February 24, 2022
Solar panels are big business as governments, businesses, and other organisations seek to minimise their carbon footprint in the face of a growing climate crisis.
But many are manufactured in China using forced labour from Uyghur Muslims in Xinjiang province, according to a 2021 report from Sheffield Hallam University.
Who are the Uyghur people?
There are about 12 million Uyghurs living in Xinjiang, which is officially known as the Xinjiang Uyghur Autonomous Region (XUAR).
The Uyghurs are mostly Muslim and have their own language, which is similar to Turkish, and see themselves as culturally and ethnically close to Central Asian nations.
Recent decades have seen a mass migration of Han Chinese – China’s ethnic majority – into Xinjiang after development projects brought prosperity to major cities there.
Some Uyghurs say the Han Chinese are given the best jobs, fuelling resentment, and there have been violent incidents and riots.
Since 2014 the Chinese government has pursued a series of policies which human rights organisations say have led to the incarceration, torture, and killing of Uyghurs in the Xianjiang region.
Why are Uyghurs persecuted by China?
A UN human rights panel has said it has credible reports that more than a million Uyghurs have been detained by the Chinese authorities in a campaign that some critics have described as “cultural genocide”.
As well as the mass incarcerations since 2016, monitoring groups say there are mounting fears that Uyghur Muslims may be subjected to forced organ harvesting similar to that carried out against prisoners who are part of the Falun Gong religion, according to the London-based China Tribunal.
Beijing denies accusations of genocide and says its policies in Xinjiang were necessary to stamp out separatists and religious extremists who plotted attacks and stirred up tensions between Uyghurs and the Han, China’s largest ethnic group.
What is the issue with solar panels?
The Sheffield Hallam report details the ways forced labour in the Uyghur Region pervade an entire supply chain and “reach deep into international markets”.
It concludes that the solar industry is particularly vulnerable to forced labour because 95% of solar modules rely on one primary material – solar-grade polysilicon.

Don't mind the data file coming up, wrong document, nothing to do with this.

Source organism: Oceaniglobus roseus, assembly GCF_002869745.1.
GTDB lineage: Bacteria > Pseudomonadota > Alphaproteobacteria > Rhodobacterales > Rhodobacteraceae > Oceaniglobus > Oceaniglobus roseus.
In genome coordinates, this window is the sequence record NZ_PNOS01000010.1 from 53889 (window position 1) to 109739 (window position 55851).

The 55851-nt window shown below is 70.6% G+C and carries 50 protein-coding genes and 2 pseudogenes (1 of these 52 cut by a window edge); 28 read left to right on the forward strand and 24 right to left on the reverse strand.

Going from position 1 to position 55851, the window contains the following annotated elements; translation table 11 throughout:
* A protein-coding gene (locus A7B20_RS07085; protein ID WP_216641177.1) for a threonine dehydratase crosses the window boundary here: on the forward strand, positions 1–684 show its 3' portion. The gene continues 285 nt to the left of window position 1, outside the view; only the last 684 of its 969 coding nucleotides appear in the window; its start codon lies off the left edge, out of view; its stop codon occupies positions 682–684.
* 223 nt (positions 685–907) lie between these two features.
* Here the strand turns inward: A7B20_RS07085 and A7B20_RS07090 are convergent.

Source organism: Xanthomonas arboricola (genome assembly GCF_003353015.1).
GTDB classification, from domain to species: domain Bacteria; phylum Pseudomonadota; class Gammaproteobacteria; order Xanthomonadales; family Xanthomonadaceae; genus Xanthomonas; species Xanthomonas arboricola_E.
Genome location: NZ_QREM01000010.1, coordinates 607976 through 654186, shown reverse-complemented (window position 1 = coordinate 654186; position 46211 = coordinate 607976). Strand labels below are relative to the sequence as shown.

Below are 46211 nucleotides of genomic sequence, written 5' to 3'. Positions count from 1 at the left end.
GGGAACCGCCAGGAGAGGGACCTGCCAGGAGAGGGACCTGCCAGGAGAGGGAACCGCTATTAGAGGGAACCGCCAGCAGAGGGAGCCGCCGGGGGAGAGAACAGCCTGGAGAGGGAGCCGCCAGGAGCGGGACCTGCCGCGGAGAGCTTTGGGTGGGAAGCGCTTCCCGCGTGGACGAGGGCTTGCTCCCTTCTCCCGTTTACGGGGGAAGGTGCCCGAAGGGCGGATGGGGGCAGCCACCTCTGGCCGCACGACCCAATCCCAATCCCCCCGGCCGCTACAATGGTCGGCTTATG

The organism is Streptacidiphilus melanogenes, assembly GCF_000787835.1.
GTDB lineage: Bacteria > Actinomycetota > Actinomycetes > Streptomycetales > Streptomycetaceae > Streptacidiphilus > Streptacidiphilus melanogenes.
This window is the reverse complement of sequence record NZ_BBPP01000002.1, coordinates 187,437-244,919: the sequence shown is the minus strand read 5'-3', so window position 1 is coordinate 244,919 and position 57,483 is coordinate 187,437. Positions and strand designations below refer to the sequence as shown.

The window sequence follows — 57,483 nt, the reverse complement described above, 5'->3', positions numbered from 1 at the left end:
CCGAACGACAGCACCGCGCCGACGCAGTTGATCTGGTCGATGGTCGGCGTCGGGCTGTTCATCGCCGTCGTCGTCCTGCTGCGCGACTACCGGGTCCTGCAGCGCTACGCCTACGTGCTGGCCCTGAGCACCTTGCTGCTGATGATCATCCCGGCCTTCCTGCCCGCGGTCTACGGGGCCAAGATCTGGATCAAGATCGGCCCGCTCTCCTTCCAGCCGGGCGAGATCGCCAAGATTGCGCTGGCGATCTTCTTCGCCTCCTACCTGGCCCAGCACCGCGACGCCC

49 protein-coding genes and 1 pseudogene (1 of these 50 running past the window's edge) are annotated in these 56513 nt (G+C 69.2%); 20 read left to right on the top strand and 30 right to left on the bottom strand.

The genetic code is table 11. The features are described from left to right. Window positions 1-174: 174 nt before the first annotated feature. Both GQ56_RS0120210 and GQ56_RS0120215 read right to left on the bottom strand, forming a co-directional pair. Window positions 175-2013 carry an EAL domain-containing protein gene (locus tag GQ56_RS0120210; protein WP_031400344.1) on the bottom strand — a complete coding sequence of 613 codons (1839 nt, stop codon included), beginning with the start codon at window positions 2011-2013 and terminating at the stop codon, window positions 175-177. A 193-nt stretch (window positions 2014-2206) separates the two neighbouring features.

Polysilicon manufacturers in the Uyghur Region account for approximately 45% of the world’s solar-grade polysilicon supply.
Researchers identified 11 companies engaged in forced labour transfers, four additional companies located within industrial parks that have accepted labour transfers, and 90 Chinese and international companies whose supply chains are affected.
An official Chinese government report published in November 2020 documents the “placement” of 2.6 million minoritised citizens in jobs in farms and factories within the Uyghur Region and across the country through these state-sponsored “surplus labour” and “labour transfer” initiatives.
Beijing claims that these programmes are in accordance with Chinese law and that workers are engaged voluntarily, in a concerted government-supported effort to alleviate poverty.
However, the Sheffield Hallam University report states there is significant evidence – largely drawn from Chinese government and corporate sources – revealing that labour transfers are deployed in the Uyghur Region within an “environment of unprecedented coercion, undergirded by the constant threat of re-education and internment”.
It adds: “Many indigenous workers are unable to refuse or walk away from these jobs, and thus the programmes are tantamount to forcible transfer of populations and enslavement.”
Rahima Senba, who escaped this forced labour regime explicitly described it as “slavery” in an interview with the Globe and Mail.